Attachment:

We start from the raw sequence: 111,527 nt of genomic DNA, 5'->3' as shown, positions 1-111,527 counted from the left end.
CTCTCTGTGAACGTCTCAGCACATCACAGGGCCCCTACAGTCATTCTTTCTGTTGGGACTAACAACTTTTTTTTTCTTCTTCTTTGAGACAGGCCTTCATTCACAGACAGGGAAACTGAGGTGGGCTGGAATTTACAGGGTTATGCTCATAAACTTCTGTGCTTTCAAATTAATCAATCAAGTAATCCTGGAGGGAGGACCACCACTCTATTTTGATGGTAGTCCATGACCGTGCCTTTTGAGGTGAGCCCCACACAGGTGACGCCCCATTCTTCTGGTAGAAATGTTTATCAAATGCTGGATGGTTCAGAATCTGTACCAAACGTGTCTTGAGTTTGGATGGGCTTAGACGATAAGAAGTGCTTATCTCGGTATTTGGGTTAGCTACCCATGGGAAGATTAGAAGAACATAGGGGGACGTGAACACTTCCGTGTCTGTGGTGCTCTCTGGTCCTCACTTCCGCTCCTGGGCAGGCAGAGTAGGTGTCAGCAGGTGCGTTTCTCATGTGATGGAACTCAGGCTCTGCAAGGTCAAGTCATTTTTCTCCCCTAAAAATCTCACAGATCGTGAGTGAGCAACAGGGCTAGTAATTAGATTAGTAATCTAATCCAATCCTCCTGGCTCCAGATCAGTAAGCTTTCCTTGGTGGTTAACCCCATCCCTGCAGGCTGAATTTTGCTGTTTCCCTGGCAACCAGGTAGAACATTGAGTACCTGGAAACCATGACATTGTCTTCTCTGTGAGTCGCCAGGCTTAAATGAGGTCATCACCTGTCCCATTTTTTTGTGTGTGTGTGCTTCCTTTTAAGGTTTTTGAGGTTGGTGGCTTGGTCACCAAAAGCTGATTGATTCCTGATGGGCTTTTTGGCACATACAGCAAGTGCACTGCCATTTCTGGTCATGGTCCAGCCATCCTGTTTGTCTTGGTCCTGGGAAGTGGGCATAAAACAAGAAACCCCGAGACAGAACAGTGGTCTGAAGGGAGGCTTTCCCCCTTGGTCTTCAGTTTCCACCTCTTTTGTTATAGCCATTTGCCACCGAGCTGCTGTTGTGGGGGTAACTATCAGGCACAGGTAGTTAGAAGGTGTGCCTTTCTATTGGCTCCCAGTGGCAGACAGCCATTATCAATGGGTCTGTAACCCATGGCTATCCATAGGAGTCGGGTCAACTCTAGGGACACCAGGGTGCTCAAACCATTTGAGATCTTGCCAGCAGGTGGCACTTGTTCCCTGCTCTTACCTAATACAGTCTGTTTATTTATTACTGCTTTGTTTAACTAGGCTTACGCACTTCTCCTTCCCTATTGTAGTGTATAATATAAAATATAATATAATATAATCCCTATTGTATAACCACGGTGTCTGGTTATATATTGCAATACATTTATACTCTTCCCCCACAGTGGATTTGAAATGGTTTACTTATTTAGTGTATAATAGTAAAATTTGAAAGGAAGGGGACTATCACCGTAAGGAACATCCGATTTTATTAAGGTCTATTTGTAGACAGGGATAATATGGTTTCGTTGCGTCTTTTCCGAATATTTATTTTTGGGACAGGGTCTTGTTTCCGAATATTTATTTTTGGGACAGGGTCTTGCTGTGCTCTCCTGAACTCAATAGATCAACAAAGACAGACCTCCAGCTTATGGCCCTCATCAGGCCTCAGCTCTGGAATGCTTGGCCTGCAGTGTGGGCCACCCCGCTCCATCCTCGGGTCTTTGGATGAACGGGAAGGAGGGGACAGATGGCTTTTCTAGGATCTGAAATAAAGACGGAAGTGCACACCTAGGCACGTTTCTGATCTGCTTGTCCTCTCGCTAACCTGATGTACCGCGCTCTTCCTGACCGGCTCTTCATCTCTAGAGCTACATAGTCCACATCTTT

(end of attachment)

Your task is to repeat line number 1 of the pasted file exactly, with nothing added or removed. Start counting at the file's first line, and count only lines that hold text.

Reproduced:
We start from the raw sequence: 111,527 nt of genomic DNA, 5'->3' as shown, positions 1-111,527 counted from the left end.